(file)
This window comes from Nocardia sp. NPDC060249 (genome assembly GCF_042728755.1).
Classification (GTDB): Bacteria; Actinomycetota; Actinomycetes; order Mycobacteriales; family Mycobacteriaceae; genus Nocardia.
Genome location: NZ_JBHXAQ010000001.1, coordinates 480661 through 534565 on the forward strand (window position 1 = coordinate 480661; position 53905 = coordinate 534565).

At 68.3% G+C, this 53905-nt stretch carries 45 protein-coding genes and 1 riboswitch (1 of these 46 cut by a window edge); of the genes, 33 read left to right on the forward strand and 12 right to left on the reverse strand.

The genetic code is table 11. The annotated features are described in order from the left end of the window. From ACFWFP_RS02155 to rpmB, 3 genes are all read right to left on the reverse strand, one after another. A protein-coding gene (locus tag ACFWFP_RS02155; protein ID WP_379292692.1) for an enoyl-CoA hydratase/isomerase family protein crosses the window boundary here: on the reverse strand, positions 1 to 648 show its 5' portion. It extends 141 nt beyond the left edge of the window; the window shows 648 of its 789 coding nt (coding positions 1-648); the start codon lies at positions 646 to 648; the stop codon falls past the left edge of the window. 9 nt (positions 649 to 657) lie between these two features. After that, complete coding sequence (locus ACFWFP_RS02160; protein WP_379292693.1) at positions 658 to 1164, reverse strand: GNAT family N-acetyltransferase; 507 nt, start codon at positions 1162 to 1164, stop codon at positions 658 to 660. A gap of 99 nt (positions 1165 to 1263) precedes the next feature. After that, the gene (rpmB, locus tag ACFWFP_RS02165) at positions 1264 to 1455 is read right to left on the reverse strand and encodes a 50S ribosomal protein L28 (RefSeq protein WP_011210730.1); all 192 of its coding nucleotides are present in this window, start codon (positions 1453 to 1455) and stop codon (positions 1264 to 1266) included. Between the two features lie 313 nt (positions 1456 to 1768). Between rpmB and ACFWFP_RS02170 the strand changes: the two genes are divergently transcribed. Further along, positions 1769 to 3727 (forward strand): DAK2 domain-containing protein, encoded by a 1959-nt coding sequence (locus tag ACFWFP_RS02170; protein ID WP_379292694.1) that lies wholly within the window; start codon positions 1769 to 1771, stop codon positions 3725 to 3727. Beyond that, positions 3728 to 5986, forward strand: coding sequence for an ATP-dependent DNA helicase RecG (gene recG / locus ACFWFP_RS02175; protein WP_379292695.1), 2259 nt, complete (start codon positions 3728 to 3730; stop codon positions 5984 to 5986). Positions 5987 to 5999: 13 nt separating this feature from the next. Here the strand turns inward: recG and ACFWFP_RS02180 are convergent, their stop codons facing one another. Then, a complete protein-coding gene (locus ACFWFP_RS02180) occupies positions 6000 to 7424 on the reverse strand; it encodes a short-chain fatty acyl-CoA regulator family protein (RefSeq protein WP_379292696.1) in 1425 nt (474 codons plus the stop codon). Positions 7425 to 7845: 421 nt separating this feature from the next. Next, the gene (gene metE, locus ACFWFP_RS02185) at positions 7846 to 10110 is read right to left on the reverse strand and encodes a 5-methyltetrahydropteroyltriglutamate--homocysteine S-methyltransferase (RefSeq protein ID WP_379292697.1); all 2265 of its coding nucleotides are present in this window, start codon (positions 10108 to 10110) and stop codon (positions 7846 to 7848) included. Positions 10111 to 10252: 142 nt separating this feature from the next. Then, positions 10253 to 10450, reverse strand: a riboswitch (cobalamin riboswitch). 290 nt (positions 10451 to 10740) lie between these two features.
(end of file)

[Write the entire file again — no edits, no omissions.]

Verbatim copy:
This window comes from Nocardia sp. NPDC060249 (genome assembly GCF_042728755.1).
Classification (GTDB): Bacteria; Actinomycetota; Actinomycetes; order Mycobacteriales; family Mycobacteriaceae; genus Nocardia.
Genome location: NZ_JBHXAQ010000001.1, coordinates 480661 through 534565 on the forward strand (window position 1 = coordinate 480661; position 53905 = coordinate 534565).

At 68.3% G+C, this 53905-nt stretch carries 45 protein-coding genes and 1 riboswitch (1 of these 46 cut by a window edge); of the genes, 33 read left to right on the forward strand and 12 right to left on the reverse strand.

The genetic code is table 11. The annotated features are described in order from the left end of the window. From ACFWFP_RS02155 to rpmB, 3 genes are all read right to left on the reverse strand, one after another. A protein-coding gene (locus tag ACFWFP_RS02155; protein ID WP_379292692.1) for an enoyl-CoA hydratase/isomerase family protein crosses the window boundary here: on the reverse strand, positions 1 to 648 show its 5' portion. It extends 141 nt beyond the left edge of the window; the window shows 648 of its 789 coding nt (coding positions 1-648); the start codon lies at positions 646 to 648; the stop codon falls past the left edge of the window. 9 nt (positions 649 to 657) lie between these two features. After that, complete coding sequence (locus ACFWFP_RS02160; protein WP_379292693.1) at positions 658 to 1164, reverse strand: GNAT family N-acetyltransferase; 507 nt, start codon at positions 1162 to 1164, stop codon at positions 658 to 660. A gap of 99 nt (positions 1165 to 1263) precedes the next feature. After that, the gene (rpmB, locus tag ACFWFP_RS02165) at positions 1264 to 1455 is read right to left on the reverse strand and encodes a 50S ribosomal protein L28 (RefSeq protein WP_011210730.1); all 192 of its coding nucleotides are present in this window, start codon (positions 1453 to 1455) and stop codon (positions 1264 to 1266) included. Between the two features lie 313 nt (positions 1456 to 1768). Between rpmB and ACFWFP_RS02170 the strand changes: the two genes are divergently transcribed. Further along, positions 1769 to 3727 (forward strand): DAK2 domain-containing protein, encoded by a 1959-nt coding sequence (locus tag ACFWFP_RS02170; protein ID WP_379292694.1) that lies wholly within the window; start codon positions 1769 to 1771, stop codon positions 3725 to 3727. Beyond that, positions 3728 to 5986, forward strand: coding sequence for an ATP-dependent DNA helicase RecG (gene recG / locus ACFWFP_RS02175; protein WP_379292695.1), 2259 nt, complete (start codon positions 3728 to 3730; stop codon positions 5984 to 5986). Positions 5987 to 5999: 13 nt separating this feature from the next. Here the strand turns inward: recG and ACFWFP_RS02180 are convergent, their stop codons facing one another. Then, a complete protein-coding gene (locus ACFWFP_RS02180) occupies positions 6000 to 7424 on the reverse strand; it encodes a short-chain fatty acyl-CoA regulator family protein (RefSeq protein WP_379292696.1) in 1425 nt (474 codons plus the stop codon). Positions 7425 to 7845: 421 nt separating this feature from the next. Next, the gene (gene metE, locus ACFWFP_RS02185) at positions 7846 to 10110 is read right to left on the reverse strand and encodes a 5-methyltetrahydropteroyltriglutamate--homocysteine S-methyltransferase (RefSeq protein ID WP_379292697.1); all 2265 of its coding nucleotides are present in this window, start codon (positions 10108 to 10110) and stop codon (positions 7846 to 7848) included. Positions 10111 to 10252: 142 nt separating this feature from the next. Then, positions 10253 to 10450, reverse strand: a riboswitch (cobalamin riboswitch). 290 nt (positions 10451 to 10740) lie between these two features.